CAROL PEDERSEN writes in offence of ‘Signs’...
CAROL PEDERSEN, Aloha, Oregon
Yesterday I paid the $5.50 afternoon discount rate to see the movie ‘Signs’. There were only about 40 people in the theatre with a seating capacity of 200. I suspect after the first flurry of interest and the pocketing of multi-millions of dollars by the makers and movie stars this movie will be relegated to the dustbin of Hollywood misadventures.
The producer and stars (who, from watching interviews with them, don't appear to have a real understanding of crop formations) have taken the genuine crop circle phenomenon and twisted it to their money-making entertainment purposes, ie. that of portraying an enemy alien world invasion scenario, and a poor boring one at that.
The evil alien creatures have marked their landing sites, the circle formations, in corn crop instead of wheat (perhaps because these evil alien movie creatures are "tall" and would not be concealed in a short wheat crop). One rural American family, a father, his brother, his small daughter and small son who live together find one of these "signs" of a landing site in their corn/maize field. As the aliens invade their farmhouse and the world in an effort to "harvest" humans (but these competent aliens are somehow are not able to even break into an ordinary cellar door where the family has retreated and which is held fast by a simple farm tool), the father, a former priest, supposedly comes to terms with the loss of his faith because of the unexpected death of his wife in a traffic accident. As this occurs, the aliens suddenly depart in their ships. It is a very short invasion. The father's brother is able to beat to death with a baseball bat (he was a former ball player) the one lone evil alien survivor left behind in their living room, at the same time the alien is sprayed with the water from glasses left on the coffee table overnight which cause it to deteriorate. A bat is used because the father remembers that his wife said as she died (another sign) to have his brother keep swinging - and the bat happens to be coincidentally there perched on the living room wall in the moment of need. The theme of the movie isn't even close to original; the crop field, baseball and paranormal theme all somewhat seemed to be a copycat of the movie ‘Field of Dreams’, except the movie ‘Signs’ exploits crop formations. Movies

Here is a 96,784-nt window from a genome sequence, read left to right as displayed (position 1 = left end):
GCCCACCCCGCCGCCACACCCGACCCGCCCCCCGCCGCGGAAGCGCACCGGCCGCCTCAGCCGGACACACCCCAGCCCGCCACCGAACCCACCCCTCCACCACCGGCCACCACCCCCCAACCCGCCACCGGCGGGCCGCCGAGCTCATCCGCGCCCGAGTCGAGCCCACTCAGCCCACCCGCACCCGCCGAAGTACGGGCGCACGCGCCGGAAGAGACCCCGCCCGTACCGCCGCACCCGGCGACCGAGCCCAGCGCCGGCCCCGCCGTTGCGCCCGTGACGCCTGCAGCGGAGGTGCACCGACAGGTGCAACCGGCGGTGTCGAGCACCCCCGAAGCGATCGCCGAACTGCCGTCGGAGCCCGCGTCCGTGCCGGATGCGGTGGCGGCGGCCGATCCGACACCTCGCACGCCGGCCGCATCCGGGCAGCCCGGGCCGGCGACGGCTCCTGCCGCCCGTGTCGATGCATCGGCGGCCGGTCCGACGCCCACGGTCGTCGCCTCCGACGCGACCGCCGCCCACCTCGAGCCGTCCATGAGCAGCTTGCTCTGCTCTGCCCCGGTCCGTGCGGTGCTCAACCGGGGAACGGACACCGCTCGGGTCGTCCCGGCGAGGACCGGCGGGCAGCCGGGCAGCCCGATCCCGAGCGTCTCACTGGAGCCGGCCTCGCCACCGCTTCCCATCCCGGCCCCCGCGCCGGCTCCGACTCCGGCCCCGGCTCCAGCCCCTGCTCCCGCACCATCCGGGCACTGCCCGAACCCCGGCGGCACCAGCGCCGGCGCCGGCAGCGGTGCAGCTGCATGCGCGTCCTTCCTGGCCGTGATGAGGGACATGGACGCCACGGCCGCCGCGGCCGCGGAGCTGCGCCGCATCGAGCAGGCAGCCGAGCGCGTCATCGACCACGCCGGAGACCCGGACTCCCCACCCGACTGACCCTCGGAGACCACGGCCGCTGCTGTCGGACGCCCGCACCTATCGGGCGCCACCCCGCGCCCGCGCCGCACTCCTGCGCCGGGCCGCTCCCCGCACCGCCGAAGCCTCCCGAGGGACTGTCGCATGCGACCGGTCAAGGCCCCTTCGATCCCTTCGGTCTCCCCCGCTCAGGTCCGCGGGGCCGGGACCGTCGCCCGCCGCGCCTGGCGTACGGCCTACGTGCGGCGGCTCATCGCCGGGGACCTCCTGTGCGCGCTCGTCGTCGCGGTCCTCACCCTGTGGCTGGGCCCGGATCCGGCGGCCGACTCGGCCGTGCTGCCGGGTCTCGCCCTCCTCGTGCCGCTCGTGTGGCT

to instill fear of outer space intelligences are old fashioned.
So now, after watching this movie, the average person who knows nothing of the scientific research efforts of the past twenty years will most likely go away linking crop circles with evil alien monsters. Is this a step up from them going away linking crop formations with groups of roving out-of-work young men who the rest of the media want people to believe are stalking the fields of Britain and the world claiming, but not offering proof, they make all the formations? When I got up to leave the movie theatre, a ten year-old girl seated in front of me said to her parents, "I never want to see that movie again!" I echo her sentiments.